Today the European Central Bank (ECB) announced a continuation of its accommodative monetary policy, extending the duration of its €60 billion a month “QE” stimulus programme until at least March 2017 or until inflation reaches the ECB's target of below or close to 2%. The ECB also extended the range of assets it will purchase to include regional and local government debt, as well as cutting the deposit rate.
These measures are aimed at flushing liquidity into the system to provide further support to the Eurozone economy and to try to resurrect inflation which has evaporated in part due to tumbling commodity prices. The outlook for global growth has been deteriorating as a knock on effect from the slowdown in China and the ECB is determined that this should not derail the fragile economic recovery in the Eurozone.
Recent data has shown a rise in unemployment figures in France, the Eurozone’s second largest economy, and the latest Eurozone inflation data came in lower than expected. This meant further action today was widely expected in the markets, though many investors had hoped for more aggressive measures such as an increase in the level of the monthly QE programme rather than an extension of the timeline. Overall this news is somewhat underwhelming and the immediate reaction from the currency markets has been a strengthening in the euro, but nevertheless the policy remains a loose one.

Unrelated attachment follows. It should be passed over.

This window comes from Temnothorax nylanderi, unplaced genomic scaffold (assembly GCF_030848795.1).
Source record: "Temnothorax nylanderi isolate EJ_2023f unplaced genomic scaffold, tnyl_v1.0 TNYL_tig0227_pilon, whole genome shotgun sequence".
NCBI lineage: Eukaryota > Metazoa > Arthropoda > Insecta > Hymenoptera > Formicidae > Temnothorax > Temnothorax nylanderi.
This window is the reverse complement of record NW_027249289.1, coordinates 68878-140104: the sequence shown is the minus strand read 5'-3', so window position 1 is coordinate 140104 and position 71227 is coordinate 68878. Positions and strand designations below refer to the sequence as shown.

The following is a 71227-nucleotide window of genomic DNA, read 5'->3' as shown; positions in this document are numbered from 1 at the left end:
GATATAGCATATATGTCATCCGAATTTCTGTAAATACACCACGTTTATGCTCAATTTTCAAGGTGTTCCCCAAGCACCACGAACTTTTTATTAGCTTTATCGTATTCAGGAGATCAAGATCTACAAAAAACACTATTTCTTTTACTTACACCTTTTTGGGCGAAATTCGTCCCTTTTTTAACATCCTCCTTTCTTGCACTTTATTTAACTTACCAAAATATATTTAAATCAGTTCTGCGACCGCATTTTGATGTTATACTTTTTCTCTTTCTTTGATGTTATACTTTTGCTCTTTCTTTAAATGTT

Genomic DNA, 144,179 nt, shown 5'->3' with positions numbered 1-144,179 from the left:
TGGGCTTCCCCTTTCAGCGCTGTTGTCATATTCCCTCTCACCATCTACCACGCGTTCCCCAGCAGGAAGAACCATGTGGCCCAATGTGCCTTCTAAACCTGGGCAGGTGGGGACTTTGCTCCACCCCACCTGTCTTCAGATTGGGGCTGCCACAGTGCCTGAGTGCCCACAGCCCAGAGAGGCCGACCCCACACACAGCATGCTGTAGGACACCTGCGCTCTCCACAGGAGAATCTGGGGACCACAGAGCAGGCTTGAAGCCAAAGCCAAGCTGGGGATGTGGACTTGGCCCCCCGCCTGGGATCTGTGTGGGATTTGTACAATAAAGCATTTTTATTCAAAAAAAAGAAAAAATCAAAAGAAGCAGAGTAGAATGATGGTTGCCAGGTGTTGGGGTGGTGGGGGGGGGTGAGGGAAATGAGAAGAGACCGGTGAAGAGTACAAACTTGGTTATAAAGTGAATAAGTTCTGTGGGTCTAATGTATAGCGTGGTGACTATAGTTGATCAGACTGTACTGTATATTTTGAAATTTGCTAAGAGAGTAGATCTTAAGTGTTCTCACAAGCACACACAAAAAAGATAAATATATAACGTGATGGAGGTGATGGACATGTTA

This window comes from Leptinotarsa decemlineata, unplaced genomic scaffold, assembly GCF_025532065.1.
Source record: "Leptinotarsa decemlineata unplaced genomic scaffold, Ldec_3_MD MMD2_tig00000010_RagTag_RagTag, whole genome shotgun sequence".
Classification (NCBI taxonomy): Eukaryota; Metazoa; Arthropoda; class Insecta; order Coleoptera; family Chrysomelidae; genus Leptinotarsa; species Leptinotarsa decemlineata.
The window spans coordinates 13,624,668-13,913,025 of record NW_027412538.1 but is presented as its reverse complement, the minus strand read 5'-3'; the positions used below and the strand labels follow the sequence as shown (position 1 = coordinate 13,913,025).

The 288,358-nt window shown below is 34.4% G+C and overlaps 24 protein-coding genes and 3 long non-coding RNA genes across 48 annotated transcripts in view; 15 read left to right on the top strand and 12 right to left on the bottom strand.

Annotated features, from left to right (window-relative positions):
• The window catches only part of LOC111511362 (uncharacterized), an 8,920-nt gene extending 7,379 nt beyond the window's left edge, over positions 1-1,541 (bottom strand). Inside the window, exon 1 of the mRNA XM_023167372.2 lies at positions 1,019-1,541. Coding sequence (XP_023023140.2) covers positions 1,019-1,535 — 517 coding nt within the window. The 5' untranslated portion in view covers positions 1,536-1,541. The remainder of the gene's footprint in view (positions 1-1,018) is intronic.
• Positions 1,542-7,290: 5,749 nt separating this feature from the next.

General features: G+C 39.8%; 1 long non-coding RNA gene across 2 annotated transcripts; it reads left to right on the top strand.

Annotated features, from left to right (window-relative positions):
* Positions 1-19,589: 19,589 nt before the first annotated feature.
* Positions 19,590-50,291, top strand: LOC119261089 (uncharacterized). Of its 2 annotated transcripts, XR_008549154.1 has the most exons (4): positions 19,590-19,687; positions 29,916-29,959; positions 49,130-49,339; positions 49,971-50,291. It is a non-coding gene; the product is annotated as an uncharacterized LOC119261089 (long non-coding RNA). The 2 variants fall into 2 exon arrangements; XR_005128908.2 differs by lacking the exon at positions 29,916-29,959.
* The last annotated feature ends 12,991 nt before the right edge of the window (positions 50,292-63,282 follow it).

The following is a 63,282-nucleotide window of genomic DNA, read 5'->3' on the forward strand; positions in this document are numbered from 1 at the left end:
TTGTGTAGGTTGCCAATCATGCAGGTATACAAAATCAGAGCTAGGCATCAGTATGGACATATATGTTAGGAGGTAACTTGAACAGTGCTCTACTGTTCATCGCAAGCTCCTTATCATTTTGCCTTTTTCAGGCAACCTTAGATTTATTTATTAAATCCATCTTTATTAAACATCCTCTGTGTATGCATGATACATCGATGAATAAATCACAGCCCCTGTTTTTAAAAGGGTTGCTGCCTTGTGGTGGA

Importantly continued loose monetary policy in Europe comes ahead of a hotly anticipated meeting of the U.S. Federal Reserve Bank (the Fed) on 16 December, which in many ways is the main game for market watchers. At this meeting it is expected that the U.S. will start moving in an altogether different direction by raising U.S. interest rates for the first time since 2006.